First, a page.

Graham Powell[1],[2]: Yes, Scott, this Edition took on a new ‘voice’, I think this a corollary of the meeting of minds at the 12th Asia-Pacific Conference on Giftedness, plus the fact that I was in Al Ain at the time, an Emirate that is part of the United Arab Emirates. In the heat of the desert, the mood was reflective. Usually I was walking to the Internet Cafe in temperatures above body temperature. I reflected on the beautiful flowers at my home in Sardinia – the quotation is my own. It was a struggle to get this edition finished, especially as many of the inclusions arrived late, so, yes, repeated treks to the internet cafe took some pluck as the hours ticked by and the deadline got closer and closer. There is a mood in this edition of discussion and, I think, a little remorse; there is poetry and an artistic intensity that is greater than in previous editions. I wanted everything to be right, yes, despite the challenges. The world was in the middle of an economic meltdown and the effects on people’s daily lives were coming through. There is always a kind of backwash to the wave of macroeconomic hardships, which is tough to bear. It strikes homesteads across the world and this was being reflected on people’s faces. I put in a great deal of effort for this edition too, having time to do that, but also because it was the beginning of an era whereby people had other things to concentrate on. Much of this edition came from friends, or via my own hand. I had just met Gwyneth Wesley Rolph (prior to going to the Emirates) and that was great. I am pleased that she has now realised her potential and is pursuing what, at that time, was a dream. Her research on intelligence and related neurophysiology reminds me of the work by Rex Jung, who I admire greatly.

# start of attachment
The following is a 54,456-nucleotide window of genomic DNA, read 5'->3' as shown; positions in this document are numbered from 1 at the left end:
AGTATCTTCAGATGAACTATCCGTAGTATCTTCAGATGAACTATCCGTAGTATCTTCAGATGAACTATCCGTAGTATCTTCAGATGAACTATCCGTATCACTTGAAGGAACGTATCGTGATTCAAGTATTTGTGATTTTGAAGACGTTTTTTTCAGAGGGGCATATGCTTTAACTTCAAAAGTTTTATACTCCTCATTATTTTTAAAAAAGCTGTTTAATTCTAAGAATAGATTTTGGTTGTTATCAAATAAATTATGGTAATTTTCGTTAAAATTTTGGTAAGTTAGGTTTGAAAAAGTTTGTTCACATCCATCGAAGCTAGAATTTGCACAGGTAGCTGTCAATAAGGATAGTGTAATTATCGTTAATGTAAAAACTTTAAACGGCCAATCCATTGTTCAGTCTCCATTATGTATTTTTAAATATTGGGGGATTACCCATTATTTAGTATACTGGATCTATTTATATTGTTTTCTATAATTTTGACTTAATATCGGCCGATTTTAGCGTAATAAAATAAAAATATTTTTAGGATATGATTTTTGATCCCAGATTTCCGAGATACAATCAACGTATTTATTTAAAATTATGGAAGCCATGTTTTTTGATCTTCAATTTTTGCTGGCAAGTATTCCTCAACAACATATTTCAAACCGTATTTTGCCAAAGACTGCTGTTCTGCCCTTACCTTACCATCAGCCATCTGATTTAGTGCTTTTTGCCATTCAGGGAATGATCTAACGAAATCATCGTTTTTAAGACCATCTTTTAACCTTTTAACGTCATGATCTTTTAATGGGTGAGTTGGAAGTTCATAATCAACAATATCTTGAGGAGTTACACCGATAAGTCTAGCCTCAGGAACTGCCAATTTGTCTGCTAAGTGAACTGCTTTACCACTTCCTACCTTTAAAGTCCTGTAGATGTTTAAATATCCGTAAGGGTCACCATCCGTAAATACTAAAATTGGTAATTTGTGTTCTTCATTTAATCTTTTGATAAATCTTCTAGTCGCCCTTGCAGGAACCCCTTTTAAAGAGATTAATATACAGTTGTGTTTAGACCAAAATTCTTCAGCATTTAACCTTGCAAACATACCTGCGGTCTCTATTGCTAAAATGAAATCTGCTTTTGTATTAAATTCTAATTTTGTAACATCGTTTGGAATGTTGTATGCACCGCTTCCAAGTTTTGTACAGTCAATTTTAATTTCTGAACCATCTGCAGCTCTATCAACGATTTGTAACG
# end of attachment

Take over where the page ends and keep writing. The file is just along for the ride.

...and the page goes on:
Jacobsen: “Biofeedback” by Gwyneth Wesley Rolph covers the issue of biofeedback as a research topic. The article provides some grand claims about health benefits and the forms of equipment used for the biofeedback, e.g., EMG or electromyography, temperature or thermal feedback, galvanic skin response training, heart rate variability training, neurofeedback through the EEG or electroencephalogram, and others.[3] Does biofeedback still seem reasonable as a practice and valid as a tool for self-knowledge and awareness? You reviewed Mastermind: How to Think Like Sherlock Holmes by Anna Konnikova (Dr. Maria Konnikova) in “A book review.” She writes about the fictional personhood of Holmes. His personality, abilities, and how this ties to modern psychological research with some reference to the work of Professors Mahzarin Banaji and Anthony Greenwald by you. The most important point, or takeaway for me, comes from the way in which Holmes focused on a goal to filter information, as a means to solve problems before him, as per “Peter Gollwitzer’s 5 Goal-orientated Behaviour traits.” Sections included mindfulness and motivation, interpretation of the world as the world, the DMM or default mode network, the importance of common sense found through deduction or, more properly, induction/abduction described as “systemised common sense,” and knowledge of self. You gave an enthusiastic review of Mastermind: How to Think Like Sherlock Holmes. What was some feedback on the text since the publication of the review? How has Dr. Konnikova’s career progressed?